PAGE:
Legislature(2003 - 2004)
05/17/2003 10:15 AM JUD
* first hearing in first committee of referral
= bill was previously heard/scheduled
= bill was previously heard/scheduled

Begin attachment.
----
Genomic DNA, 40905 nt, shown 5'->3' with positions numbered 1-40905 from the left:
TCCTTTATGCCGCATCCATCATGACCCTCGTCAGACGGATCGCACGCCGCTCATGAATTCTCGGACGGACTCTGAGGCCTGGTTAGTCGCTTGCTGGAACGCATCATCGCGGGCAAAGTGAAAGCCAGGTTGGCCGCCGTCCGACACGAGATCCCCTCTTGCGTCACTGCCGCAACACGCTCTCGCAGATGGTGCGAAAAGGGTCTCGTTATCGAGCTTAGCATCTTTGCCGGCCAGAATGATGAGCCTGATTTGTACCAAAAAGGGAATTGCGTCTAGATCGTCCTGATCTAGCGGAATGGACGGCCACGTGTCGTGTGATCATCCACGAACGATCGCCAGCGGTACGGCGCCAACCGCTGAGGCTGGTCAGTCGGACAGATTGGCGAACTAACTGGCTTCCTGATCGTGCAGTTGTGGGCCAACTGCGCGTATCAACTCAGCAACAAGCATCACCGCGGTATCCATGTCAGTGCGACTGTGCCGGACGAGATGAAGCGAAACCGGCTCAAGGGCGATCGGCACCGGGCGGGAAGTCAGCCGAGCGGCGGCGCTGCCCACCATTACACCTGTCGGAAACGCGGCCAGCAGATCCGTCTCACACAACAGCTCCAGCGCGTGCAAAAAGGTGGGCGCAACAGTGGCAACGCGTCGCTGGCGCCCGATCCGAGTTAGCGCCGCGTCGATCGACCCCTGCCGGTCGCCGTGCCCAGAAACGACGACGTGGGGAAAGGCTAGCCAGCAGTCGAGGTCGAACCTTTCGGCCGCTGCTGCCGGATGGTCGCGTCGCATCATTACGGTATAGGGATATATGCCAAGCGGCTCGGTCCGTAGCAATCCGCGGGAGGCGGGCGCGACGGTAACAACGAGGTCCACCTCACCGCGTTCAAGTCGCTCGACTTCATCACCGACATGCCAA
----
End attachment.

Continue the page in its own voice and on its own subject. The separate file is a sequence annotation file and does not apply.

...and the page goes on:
SJR 19-CONST. AM: PERMANENT FUND INCOME SENATOR GEORGIANA LINCOLN, sponsor of SJR 19, and Representative Eric Croft, sponsor of HJR 3 (House companion legislation), introduced themselves. SENATOR LINCOLN told members that members' bill packets contain a copy of SJR 19, its fiscal note, a sectional analysis, and a letter from former Governor Jay Hammond. She described each section of SJR 19 as follows. · Section 1 requires that the income of the permanent fund be deposited into the earnings reserve account and distributed according to specific statutes as they read on July 1, 2002, which contains a statutory formula for the distribution. · Section 2 requires that the statutes referred to in Section 1 remain in effect as they were on July 1, 2002, essentially freezing those statutes. That will allow future Legislatures to appropriate funds from the earnings reserve account only as authorized under the frozen statutes unless the voters ratify a different appropriation. · Section 3 suspends and repeals the [constitutional] amendment if the IRS makes any adverse ruling on the earnings reserve account regarding taxation of the fund. SENATOR LINCOLN said the crux of the legislation is to protect the permanent fund dividend. She noted that members of a House committee met that morning and discussed implementing various taxes to close the fiscal gap and using the permanent fund earnings, which is frightening for constituents. REPRESENTATIVE CROFT informed members that he introduced HJR 3 because he believes the public should weigh in on this very important public policy decision. The public is very concerned about the Legislature's ability to take away the dividend. The Legislature has been a responsible steward of the dividend throughout the permanent fund's history, but the public should be involved in the decision of whether the Legislature is able to use any portion of the earnings. He said this constitutional amendment assures the public it will be involved in that decision. REPRESENTATIVE CROFT said, regarding the taxation issue, the courts apply a number of tests to determine whether a public fund should be taxable. The two tests of primary concern are whether the fund is an integral part of the state and whether its proceeds accrue to a private benefit. He does not believe establishing the dividend in the Alaska Constitution, by statute, or by regulation will change whether the fund is an integral part of the state or whether it is a public or private benefit. He maintained that the Michigan Educational Trust ruling should provide the Legislature with solace regarding the tax issue and said he does not believe this constitutional change will create any new risk. REPRESENTATIVE CROFT concluded: We put on those provisions that Senator Lincoln talked about at the end that give protection if my reading of those cases is wrong. So, we've tried to protect it two or three different ways to make sure that this is not taxed, and if we can solve that problem, then the fundamental policy question becomes is it appropriate that we ask the people before we change the dividend or use their earnings. We believe it is and that is why we introduced this constitutional amendment. SENATOR LINCOLN referred members to a 1998 letter from Morrison & Foerster, a legal firm in Washington, D.C., that addresses the tax issue. In the executive summary the author says that three primary arguments support the position that the income of the fund and the APFC are not subject to federal taxation. The first argument is that the constitutional doctrine of implied immunity of state instrumentality of federal taxation applies. The second argument is that, according to the history of the IRS rulings, income earned by a state or an integral part of a state is not specifically subjected to taxation. The third argument, an alternative, is that the income is excluded from Section 115 of the IRS Code, which excludes gross income from any income that is derived from the conduct of an essential government function and accrues to the state or political subdivision. SENATOR FRENCH thanked Senator Lincoln and Representative Croft for introducing the resolutions and said, in his mind, this is the central public policy question before the state for the next several years. The issue is whether to let the people have a say before the Legislature takes part of their dividends and spends that money on government. He stated: That is a train that's on the tracks and I think the history of the permanent fund and the history of our grappling with the fiscal issues in the state says that the people expect to vote. The people expect a say and the only way they're going to get a say is if this or a very similar amendment gets in front of them on the ballot soon so that this is subject to a public vote. He said he is not very concerned about the tax issue. He has read the Morrison & Foerster letter twice and his reading is the permanent fund is nothing but an integral part of the state. It is made of Alaskan oil that has been transferred from underground to a bank above ground. He thanked both sponsors for the work they have done and stated full support for the resolutions. CHAIR SEEKINS said the Senate Judiciary Committee plans to hold hearings during the interim to get public input on the POMV issue. He intends to work in conjunction with APFC Board of Trustees and to discuss SJR 19 and HJR 3 simultaneously. He said his concern is that the legal opinion cited today was written in 1998 and he wants to make sure the Legislature is updated. He feels it would be valid to ask for a legal opinion from the IRS. He emphasized his intent is to make sure the public trust is protected. SENATOR THERRIAULT indicated he did not have a copy of the letter from former Governor Hammond. MR. BRIAN HOVE, committee aide, said he would be sure to distribute copies of that letter to members. SENATOR THERRIAULT then stated: I really would like to take a look at that. Of course, we saw a letter from a former Governor the other day that suggested that to save the longevity bonus, we just go back and ignore the Zobel case. I don't know exactly how many times we have to lose that case before it's clear that we can't do what the Governor suggested. The other thing, Senator, I'm not sure this letter from Mr. Martin - is this something that you had included in the packet and had distributed? SENATOR LINCOLN was not aware of the letter Senator Therriault was referring to. REPRESENTATIVE CROFT pointed out that Mr. Martin was available to testify at the meeting scheduled the prior day, but because that meeting was postponed until today, Mr. Martin sent in his written testimony. CHAIR SEEKINS repeated his intent is to include SJR 19 as part of the committee's discussions on the permanent fund during the interim. SENATOR ELLIS said his personal preference is that the committee take action on SJR 19 today and move it to the full body for consideration. CHAIR SEEKINS said he is concerned about the legal ramifications and does not believe the committee can address those before the end of session. 10:32 a.m. SENATOR THERRIAULT indicated the Board of Trustees, at its next meeting, plans to discuss the issue of who would have standing to request an IRS ruling and the mechanics of that procedure. CHAIR SEEKINS maintained that answers to those questions are essential. SENATOR FRENCH said his view differs. He stated the IRS is a subsidiary of the U.S. Congress, which is where this battle will be fought if it is to be fought decisively. If the IRS issues an adverse ruling, the state will take the ruling to court. The court will not look to previous IRS rulings; it will look to Congress to determine whether Congress has written a law that affects this fund. He noted that Congress has been enormously reluctant to tax the state. He believes that in the absence of clear direction from Congress, the court is highly unlikely to say that the United States government can tax an integral part of the state. CHAIR SEEKINS responded that Senator French has much more faith in the court system than he does. 10:35 a.m. SENATOR THERRIAULT indicated that he is not concerned that the permanent fund, in its current structure, will be deemed to be taxable. He believes Congress would have to take action to change that status. However, he is concerned that establishing the payout mechanism in the Alaska Constitution instead of keeping it completely within legislative control could trigger the question of whether the fund is being used for a public purpose; that is the question he would like the IRS to address. He then said he does not understand the need to push this legislation through now since the public could not vote on it until next year. He believes it is important to take the time to find out who has standing to make a request for a ruling from the IRS. SENATOR FRENCH maintained the particular genius of SJR 19 is Section 3, which would revert the permanent fund to its pre-tax status should Congress take action. CHAIR SEEKINS maintained it is better to have a clear picture ahead of time and reduce any risk. REPRESENTATIVE CROFT asked if the committee would be taking public testimony on SJR 19. CHAIR SEEKINS said the committee would have ample opportunity to take public testimony on SJR 19 at this time and during the interim. SENATOR LINCOLN said legal counsel from Legislative Legal and Research Services does not believe the Morrison and Foerster opinion needs to be updated. Director Tam Cook reiterated that assets and income of the permanent fund are those of the state and therefore are not subject to federal taxation. She questioned opening Pandora's box when the resolution contains a repeal clause. CHAIR SEEKINS argued the committee should address the question of who has standing to request an IRS opinion and how the POMV proposal would work. He said he is not ready to determine whether constitutional amendments for both SJR 19 and the POMV proposal should be on the ballot simultaneously without giving full consideration to both proposals first. REPRESENTATIVE CROFT stated it is his understanding that the IRS is reluctant to issue prospective rulings. He then informed members: The integral part of the state test, which the Michigan Educational Trust, the Sixth Circuit in that case determined, where private money went into government hands and then was paid back out for tuition, they ruled that was an integral part of the state - that educational trust. This is government money that started as government money and stays. And the distinction between putting it in regulation, statute or the Constitution, for example, Mr. Chairman, the CBR is no less governmental by the fact that we have a three-quarter vote on it. The fact that you have made it through a different governmental process - accessing it through a different governmental process, sometimes with higher hurdles, doesn't change its essential governmental character. But to make doubly, triply sure, we put that Section 3 on. I hope we don't let this taxation issue, which will never conclusively be solved I believe, delay the public right to have a constructive say in the dividend and the future of the fund. I'm glad that we're going to take it out to public hearing but as long as the ultimate, complete power rests solely in the legislature, I don't think you're going to get broad public authority to use some of those funds. I don't think you're going to get that public buy-in. So, I understand what you're going to do. Obviously I'm disappointed about it. I'll let you hear other testimony or not as you will, but I appreciate you hearing it here today. CHAIR SEEKINS replied that every legislator should advocate for his or her position. He believes, as a former permanent fund trustee, that the Legislature should not hurry into a position. He then took public testimony. MS. VICTORIA PATE, a resident of Nikiski testifying on her own behalf, stated strong support for SJR 19. She believes it will guarantee for the permanent fund what 83 percent of the voters supported in 1999. She said almost every candidate she heard in November of 2002 promised not to touch the permanent fund without a vote of the people. She believes SJR 19 will fulfill that promise. She asked members to pass SJR 19 out of committee so that all members of the Senate could vote on it. She believes Section 3 provides a back door if the IRS does not rule favorably. 10:46 a.m. MR. JAMES PRICE, a resident of Nikiski testifying on his own behalf, echoed Ms. Pate's testimony. He believes SJR 19 is supported by an overwhelming majority of the citizens of Alaska. He believes the threat of IRS taxation is real, however SJR 19 recognizes and addresses that threat. He strongly encouraged legislators to give Alaskans the opportunity to vote on a constitutional amendment. MR. BILL ARNOLD, a resident of Sterling testifying on his own behalf, thanked Representative Croft and Senator Lincoln for introducing the resolutions. He said the Morrison & Foerster 1998 report boils down to two issues. First, the report says it might be argued that the implied immunity of state instrumentalities from federal taxation applies. Second, federal taxation cannot reach income earned by an integral part of a state. He said he has researched germane U.S. Supreme Court cases and believes the argument boils down to states' rights. The IRS promulgates regulations and interprets the code, but the court would decide any conflict. However, it all begins in Congress. [A portion of Mr. Arnold's testimony was inaudible.] He said his desire is to protect future generations of Alaskans. MR. BOB BARTHOLOMEW, Chief Operating Officer of the Alaska Permanent Fund Corporation, told members the current board of trustees has not deliberated SJR 19 and taken an official position. He said many people have commented that the Morrison & Foerster report supports the tax-exempt status of the permanent fund as it is today. The executive summary and the final paragraphs of the opinion focus on the proposed change. He said the Board of Trustees has been concerned about understanding the effects of that change and plans to focus on them, particularly on the creation of a private benefit. He informed members the Board of Trustees will consider its role in this issue, if any, at its June meeting. The board needs to determine its role versus the role of the executive branch versus the role of the legislative branch. MR. BARTHOLOMEW told members if the policy decision is to move forward, he hopes two issues are considered. The first issue is the Board of Trustees has proposed constitutional changes to the permanent fund because the board deals with how much money comes out of the permanent fund each year and desires to make the rules that govern the permanent fund consistent with its current investment strategy. The board believes that issue is critical, regardless of the outcome of SJR 19. The second issue is that if the Board of Trustees' percent of market value (POMV) proposal is adopted, the mechanics of it would be inconsistent with SJR 19. Under SJR 19, the calculation of the dividend amount would be based on existing statute, but the board believes that calculation was designed for a fund that was created 26 years ago and it no longer works in the same way. He said if the dividend were enshrined in the Alaska Constitution, the board would recommend that the Legislature look at using a dividend calculation method that is compatible with the POMV. Mr. Bartholomew noted that legal counsel to the APFC was available to answer questions about the tax status. 10:55 a.m. SENATOR THERRIAULT noted Mr. Storer said last week the trustees are primarily interested in the POMV because they view their highest goal as preserving the purchasing power of the fund over time. He asked if the legislature takes what he considers to be an overly simplistic step to ensure a dividend [SJR 19], it would be inconsistent with the POMV proposal, which is designed to preserve purchasing power. He stated the philosophy [of the resolution] is not inconsistent but the methodology is. MR. BARTHOLOMEW said if the citizens adopt the POMV payout, and SJR 19 is also adopted, the mechanics would be incompatible. Although the mechanics of SJR 19 are in use today, they are problematic, and one motive behind the POMV proposal is to make the payout strategy work with the investment strategy. SENATOR THERRIAULT asked if the question of ensuring that a percentage of the payout would be used for dividends and the question of adopting the POMV methodology are compatible and could be linked or whether the two issues would have to be posed as separate questions. MR. BARTHOLOMEW said they could be separate questions. The trustees' POMV proposal allows [up to] 5 percent of the value of the permanent fund to be made available annually for distribution. He pointed out that a House bill attempts to determine how that money would be distributed and provides a mechanical set up that would work with the POMV. He said the House bill would delineate the distribution in statute; SJR 19 sets a distribution method in the Constitution. SENATOR THERRIAULT said he noted a previous testifier said if the POMV methodology is adopted, and a percentage payout is enacted to guarantee a dividend, that would smooth out the swings in the dividend amount. He said that would benefit people who build the dividend into their budget. 11:00 a.m. MR. BARTHOLOMEW responded: ... To reiterate, the highest dividend that's been paid was $1,950. We're projecting two years from now, all things staying equal in the financial markets, we'll have a dividend of $600. If you roll that up to a statewide perspective, the total amount paid out for a dividend at its largest was $1.1 billion. In two years, we project the payout to be $400 million. Just when you look at it in that scale, that is a huge difference - $1.1 billion to $400 million - what comes into the economy. What's available changes significantly and it varies drastically. If you had a percentage of market value and decided whatever amount of that you wanted to go to the dividend, you would not see those yearly swings. You'd have a much tighter range. You would not have had a $1,950 dividend; it would have been smaller. You would not have a $600 dividend; it would be larger. Again, everything depending on what you pick, but if you tried to keep the percentage that goes to the dividend the same, you would have had a much narrower range. But the more important issue that the percent of market value proposal has is under the current constitutional structure, you can go to zero, you can have no distribution. So you can have a dividend formula as we have today that says come this June 30, our 5-year formula says pay to the citizens of Alaska an $1100 dividend. If the stock market takes a dip or there's an international event that drives the stock market down before June 30, there could be zero available. I think the second most significant change that the percent of market value offers is it would remove the floor that there would ever be zero available. And that has as large an effect on future payouts from the fund for dividends or any other purpose. So there's a formula issue. You could improve the formula to make it smoother, more predictable, but you could also have a policy decision of whether you want to risk going to zero or whether there should be a distribution every year. That's the second issue that can really affect payouts in the future and we believe, by making the change, you could achieve both. A stable consistent payout is one policy issue. The second one is how do you want to approach the determination of the dividend. SENATOR FRENCH said he is concerned about the effect of a deflationary period on the POMV method. He asked that the trustees analyze that scenario at great length because a 10-year period of deflation could result in a loss of half of the fund's value. He asked Mr. Bartholomew to take back to the trustees an interesting example of a parallel to the permanent fund and dividend in its current form. He referred to page 21 of the Morrison & Foerster letter, and explained that another state created a lifeline fund to subsidize utility bills of the poor. The IRS concluded that use of the fund was an integral part of the state. The funds came from a state ordered surcharge on utility bills and were invested until paid out to needy individuals. TAPE 03-51, SIDE B He asked that the trustees, as they examine the proposals, make the point that the IRS has looked at state created funds that pay dividends directly to individuals and found that use to be an integral part of the state and the fund was thus shielded from taxation. MR. ROGER SHANNON, testifying from Kenai on his own behalf, said, in regard to SJR 19, "The hens have been disturbed, the fox is on the loose, the [indisc.] are aware." CHAIR SEEKINS closed public testimony. SENATOR ELLIS asked that the entire committee decide whether to take action on SJR 19 at this time. He then moved SJR 19 to the Senate Finance Committee with its accompanying fiscal note. SENATOR THERRIAULT objected to the motion. He asked Senator Lincoln if it was her intent when she introduced SJR 19 to preclude public and legislative consideration of the POMV methodology. SENATOR LINCOLN replied the POMV issue is separate from SJR 19. SENATOR THERRIAULT noted that the committee was just told that the mechanics of SJR 19 are not compatible with the POMV. He asked if it is her intention to cut off consideration of the POMV proposal. SENATOR LINCOLN said she is aware that folding SJR 19 and the POMV together would create some complications, but she did not explore those complications because she feels very strongly about SJR 19. SENATOR THERRIAULT maintained that guaranteeing a dividend via SJR 19 would prevent passage of the POMV proposal. He pointed out that Mr. Storer said if the Legislature wants to guarantee a dividend, SJR 19 is a clumsy way of doing that. He asked Senator Lincoln why she is not interested in looking at a methodology that would mesh with the POMV proposal. SENATOR LINCOLN said she has not concluded that SJR 19 is a clumsy way of guaranteeing a dividend. She said she is not prepared at this point to say whether the two are compatible. She said right now, SJR 19 and the POMV are very separate issues and she believes SJR 19 is very workable. She then thanked the Chair for hearing SJR 19 at this time. She acknowledged that she would be disappointed if the committee does not take action on SJR 19 at this time. However, if that is the case, she hopes that she and Representative Croft can be involved in the discussion during the interim. CHAIR SEEKINS said he hopes so too. CHAIR SEEKINS announced the following result of a roll call vote: Senators French and Ellis were in favor; Senators Therriault and Seekins were opposed. Chair Seekins noted the motion to move SJR 19 to the Senate Finance Committee failed.